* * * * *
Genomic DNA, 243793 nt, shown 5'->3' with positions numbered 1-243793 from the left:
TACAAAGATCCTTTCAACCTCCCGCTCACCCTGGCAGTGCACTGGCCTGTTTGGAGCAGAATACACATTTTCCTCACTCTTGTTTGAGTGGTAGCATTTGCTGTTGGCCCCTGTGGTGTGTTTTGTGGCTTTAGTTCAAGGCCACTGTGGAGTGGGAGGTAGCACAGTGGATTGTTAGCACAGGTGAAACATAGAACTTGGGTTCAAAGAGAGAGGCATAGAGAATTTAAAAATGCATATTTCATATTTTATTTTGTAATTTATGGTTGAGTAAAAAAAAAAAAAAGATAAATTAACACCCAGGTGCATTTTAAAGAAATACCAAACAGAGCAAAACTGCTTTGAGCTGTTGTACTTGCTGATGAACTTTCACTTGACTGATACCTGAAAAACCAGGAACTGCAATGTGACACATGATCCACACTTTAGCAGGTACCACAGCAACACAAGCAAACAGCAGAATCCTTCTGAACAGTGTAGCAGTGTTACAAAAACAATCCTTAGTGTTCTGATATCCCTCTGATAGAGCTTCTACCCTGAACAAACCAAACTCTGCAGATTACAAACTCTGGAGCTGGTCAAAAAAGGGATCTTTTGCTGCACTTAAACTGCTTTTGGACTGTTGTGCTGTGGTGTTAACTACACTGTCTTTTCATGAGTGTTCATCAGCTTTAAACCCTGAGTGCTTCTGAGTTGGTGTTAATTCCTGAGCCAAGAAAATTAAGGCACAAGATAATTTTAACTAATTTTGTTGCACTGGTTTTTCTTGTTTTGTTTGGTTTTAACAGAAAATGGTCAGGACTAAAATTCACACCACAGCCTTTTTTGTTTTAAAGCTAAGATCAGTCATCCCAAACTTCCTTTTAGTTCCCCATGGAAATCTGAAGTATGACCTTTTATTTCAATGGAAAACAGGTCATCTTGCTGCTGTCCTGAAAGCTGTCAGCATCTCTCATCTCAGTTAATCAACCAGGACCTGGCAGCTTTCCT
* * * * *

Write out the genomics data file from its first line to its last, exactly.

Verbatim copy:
Genomic DNA, 243793 nt, shown 5'->3' with positions numbered 1-243793 from the left:
TACAAAGATCCTTTCAACCTCCCGCTCACCCTGGCAGTGCACTGGCCTGTTTGGAGCAGAATACACATTTTCCTCACTCTTGTTTGAGTGGTAGCATTTGCTGTTGGCCCCTGTGGTGTGTTTTGTGGCTTTAGTTCAAGGCCACTGTGGAGTGGGAGGTAGCACAGTGGATTGTTAGCACAGGTGAAACATAGAACTTGGGTTCAAAGAGAGAGGCATAGAGAATTTAAAAATGCATATTTCATATTTTATTTTGTAATTTATGGTTGAGTAAAAAAAAAAAAAAGATAAATTAACACCCAGGTGCATTTTAAAGAAATACCAAACAGAGCAAAACTGCTTTGAGCTGTTGTACTTGCTGATGAACTTTCACTTGACTGATACCTGAAAAACCAGGAACTGCAATGTGACACATGATCCACACTTTAGCAGGTACCACAGCAACACAAGCAAACAGCAGAATCCTTCTGAACAGTGTAGCAGTGTTACAAAAACAATCCTTAGTGTTCTGATATCCCTCTGATAGAGCTTCTACCCTGAACAAACCAAACTCTGCAGATTACAAACTCTGGAGCTGGTCAAAAAAGGGATCTTTTGCTGCACTTAAACTGCTTTTGGACTGTTGTGCTGTGGTGTTAACTACACTGTCTTTTCATGAGTGTTCATCAGCTTTAAACCCTGAGTGCTTCTGAGTTGGTGTTAATTCCTGAGCCAAGAAAATTAAGGCACAAGATAATTTTAACTAATTTTGTTGCACTGGTTTTTCTTGTTTTGTTTGGTTTTAACAGAAAATGGTCAGGACTAAAATTCACACCACAGCCTTTTTTGTTTTAAAGCTAAGATCAGTCATCCCAAACTTCCTTTTAGTTCCCCATGGAAATCTGAAGTATGACCTTTTATTTCAATGGAAAACAGGTCATCTTGCTGCTGTCCTGAAAGCTGTCAGCATCTCTCATCTCAGTTAATCAACCAGGACCTGGCAGCTTTCCT